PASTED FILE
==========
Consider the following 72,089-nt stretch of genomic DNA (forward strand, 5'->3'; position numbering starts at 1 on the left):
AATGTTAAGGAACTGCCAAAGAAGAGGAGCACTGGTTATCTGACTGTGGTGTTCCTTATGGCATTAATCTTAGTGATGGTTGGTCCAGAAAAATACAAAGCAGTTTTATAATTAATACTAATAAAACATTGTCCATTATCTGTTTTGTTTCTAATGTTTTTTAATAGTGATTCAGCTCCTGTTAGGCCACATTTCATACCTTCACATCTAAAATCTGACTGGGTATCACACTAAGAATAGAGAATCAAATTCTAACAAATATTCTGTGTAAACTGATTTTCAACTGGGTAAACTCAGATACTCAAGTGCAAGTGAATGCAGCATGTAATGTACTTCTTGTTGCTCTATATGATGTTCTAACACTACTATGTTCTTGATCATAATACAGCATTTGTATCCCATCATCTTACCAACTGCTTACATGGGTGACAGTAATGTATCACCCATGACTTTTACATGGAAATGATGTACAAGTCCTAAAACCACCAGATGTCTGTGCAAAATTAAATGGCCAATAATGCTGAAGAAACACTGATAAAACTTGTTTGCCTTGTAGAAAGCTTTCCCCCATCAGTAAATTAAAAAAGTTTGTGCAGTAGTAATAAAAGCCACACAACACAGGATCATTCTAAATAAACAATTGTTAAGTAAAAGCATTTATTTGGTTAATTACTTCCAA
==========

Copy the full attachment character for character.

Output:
Consider the following 72,089-nt stretch of genomic DNA (forward strand, 5'->3'; position numbering starts at 1 on the left):
AATGTTAAGGAACTGCCAAAGAAGAGGAGCACTGGTTATCTGACTGTGGTGTTCCTTATGGCATTAATCTTAGTGATGGTTGGTCCAGAAAAATACAAAGCAGTTTTATAATTAATACTAATAAAACATTGTCCATTATCTGTTTTGTTTCTAATGTTTTTTAATAGTGATTCAGCTCCTGTTAGGCCACATTTCATACCTTCACATCTAAAATCTGACTGGGTATCACACTAAGAATAGAGAATCAAATTCTAACAAATATTCTGTGTAAACTGATTTTCAACTGGGTAAACTCAGATACTCAAGTGCAAGTGAATGCAGCATGTAATGTACTTCTTGTTGCTCTATATGATGTTCTAACACTACTATGTTCTTGATCATAATACAGCATTTGTATCCCATCATCTTACCAACTGCTTACATGGGTGACAGTAATGTATCACCCATGACTTTTACATGGAAATGATGTACAAGTCCTAAAACCACCAGATGTCTGTGCAAAATTAAATGGCCAATAATGCTGAAGAAACACTGATAAAACTTGTTTGCCTTGTAGAAAGCTTTCCCCCATCAGTAAATTAAAAAAGTTTGTGCAGTAGTAATAAAAGCCACACAACACAGGATCATTCTAAATAAACAATTGTTAAGTAAAAGCATTTATTTGGTTAATTACTTCCAA